Borrowers will get 50% off Mobile Non-Performing Loans
By Jane Muia / Posted on November 14, 2022 | 11:24
The CBK is targeting over 4.2 million mobile phone digital borrowers who are negatively rated by CRBs to repair their credit rating.
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The total value is about 30 billion shillings, or 0.8% of the banking sector’s gross loan portfolio of 3.6 trillion shillings at the end of October 2022.
The Central Bank of Kenya (CBK) on Monday announced the rollout of a credit repair framework by commercial banks, microfinance banks and mortgage finance companies.
According to the CBK, the framework aims to improve the creditworthiness of digital mobile phone borrowers whose loans are non-performing and have been reported as such to credit reference bureaus (CRBs).
The framework will see financial institutions grant a discount of at least fifty percent on non-performing mobile phone digital loans outstanding at the end of October 2022, and upgrade the creditworthiness of borrowers from non-performing to performing.
“The limited framework will expire on May 31, 2023. Affected institutions will contact their eligible borrowers to provide further details on the framework,” the CBK said in a statement.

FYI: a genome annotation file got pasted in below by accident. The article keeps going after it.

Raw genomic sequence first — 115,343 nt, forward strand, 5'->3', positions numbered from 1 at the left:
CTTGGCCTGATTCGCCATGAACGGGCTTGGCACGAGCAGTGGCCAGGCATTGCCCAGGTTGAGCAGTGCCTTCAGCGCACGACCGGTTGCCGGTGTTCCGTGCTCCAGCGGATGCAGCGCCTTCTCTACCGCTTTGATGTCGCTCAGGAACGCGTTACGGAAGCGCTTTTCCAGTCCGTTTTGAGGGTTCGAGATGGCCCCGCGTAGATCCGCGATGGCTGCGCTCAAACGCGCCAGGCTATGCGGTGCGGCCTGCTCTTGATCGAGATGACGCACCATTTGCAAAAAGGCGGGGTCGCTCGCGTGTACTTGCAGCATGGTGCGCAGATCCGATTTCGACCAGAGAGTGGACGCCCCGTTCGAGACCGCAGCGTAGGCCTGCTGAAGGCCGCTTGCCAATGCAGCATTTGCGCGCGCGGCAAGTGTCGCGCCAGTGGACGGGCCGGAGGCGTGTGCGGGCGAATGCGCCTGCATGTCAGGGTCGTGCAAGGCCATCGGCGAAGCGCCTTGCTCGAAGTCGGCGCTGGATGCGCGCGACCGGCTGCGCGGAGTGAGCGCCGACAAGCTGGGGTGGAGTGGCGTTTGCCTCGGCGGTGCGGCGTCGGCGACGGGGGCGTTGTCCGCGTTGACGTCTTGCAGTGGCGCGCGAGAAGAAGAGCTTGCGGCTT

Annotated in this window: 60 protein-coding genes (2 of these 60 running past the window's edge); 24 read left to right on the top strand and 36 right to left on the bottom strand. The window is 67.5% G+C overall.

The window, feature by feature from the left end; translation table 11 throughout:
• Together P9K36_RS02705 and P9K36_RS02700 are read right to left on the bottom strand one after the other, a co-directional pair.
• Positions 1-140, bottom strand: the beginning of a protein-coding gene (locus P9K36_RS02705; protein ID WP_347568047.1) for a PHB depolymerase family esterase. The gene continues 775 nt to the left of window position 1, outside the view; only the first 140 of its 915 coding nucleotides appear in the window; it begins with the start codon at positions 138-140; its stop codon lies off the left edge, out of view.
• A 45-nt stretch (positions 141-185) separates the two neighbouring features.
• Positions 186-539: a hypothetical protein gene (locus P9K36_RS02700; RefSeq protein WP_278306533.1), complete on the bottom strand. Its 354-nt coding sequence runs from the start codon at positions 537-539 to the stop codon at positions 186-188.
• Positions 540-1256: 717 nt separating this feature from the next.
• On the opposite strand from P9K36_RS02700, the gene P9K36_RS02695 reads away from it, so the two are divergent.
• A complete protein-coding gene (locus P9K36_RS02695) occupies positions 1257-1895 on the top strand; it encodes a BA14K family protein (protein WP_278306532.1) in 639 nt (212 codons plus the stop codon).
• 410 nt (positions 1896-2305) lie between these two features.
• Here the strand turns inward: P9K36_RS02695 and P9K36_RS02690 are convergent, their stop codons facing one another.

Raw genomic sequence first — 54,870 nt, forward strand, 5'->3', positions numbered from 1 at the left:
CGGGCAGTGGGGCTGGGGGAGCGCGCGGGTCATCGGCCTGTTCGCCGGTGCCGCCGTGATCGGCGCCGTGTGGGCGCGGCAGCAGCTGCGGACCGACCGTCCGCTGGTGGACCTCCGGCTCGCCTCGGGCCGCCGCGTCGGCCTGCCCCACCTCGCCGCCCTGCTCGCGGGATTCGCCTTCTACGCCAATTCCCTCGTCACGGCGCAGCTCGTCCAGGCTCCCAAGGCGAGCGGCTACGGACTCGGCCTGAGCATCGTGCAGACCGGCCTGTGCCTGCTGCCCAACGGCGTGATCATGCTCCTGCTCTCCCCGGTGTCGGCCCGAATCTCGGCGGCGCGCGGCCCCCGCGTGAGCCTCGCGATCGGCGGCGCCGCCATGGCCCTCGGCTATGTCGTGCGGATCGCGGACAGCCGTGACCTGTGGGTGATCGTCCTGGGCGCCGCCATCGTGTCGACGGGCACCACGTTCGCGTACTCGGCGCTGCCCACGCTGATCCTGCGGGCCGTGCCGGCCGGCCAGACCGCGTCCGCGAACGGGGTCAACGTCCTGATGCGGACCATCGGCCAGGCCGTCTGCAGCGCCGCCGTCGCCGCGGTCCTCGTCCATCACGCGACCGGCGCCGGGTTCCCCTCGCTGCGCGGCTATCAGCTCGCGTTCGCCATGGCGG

Institutions will then be required to enter into a repayment plan with borrowers for a period up to May 31, 2023, for the balance of the loan. At the expiration of the framework, the creditworthiness of borrowers on these loans will depend on their repayment performance over the six-month period.
The framework will cover loans with a repayment period of 30 days or less that have been offered by these institutions via mobile phones. The CBK is targeting over 4.2 million mobile phone digital borrowers who are negatively rated by CRBs to repair their credit rating. The total value is about 30 billion shillings, or 0.8% of the banking sector’s gross loan portfolio of 3.6 trillion shillings at the end of October 2022.
The framework simultaneously targets borrowers who are primarily in the retail and microenterprise sectors and who have been hit hard by the covid 19 pandemic through, among other things, job loss and the closure of their microenterprises.
“The adverse effects of the pandemic continue to linger for covered borrowers. Accordingly, the framework should enable this segment of borrowers to access credit and other financial services as they rebuild their lives and livelihoods,” reads part of the statement.
The regulator has called on the public to meet their payment obligations on its credit facilities as they come due, as this will allow them to build up a good credit history based on their payment behavior and thus obtain loans at better rate.
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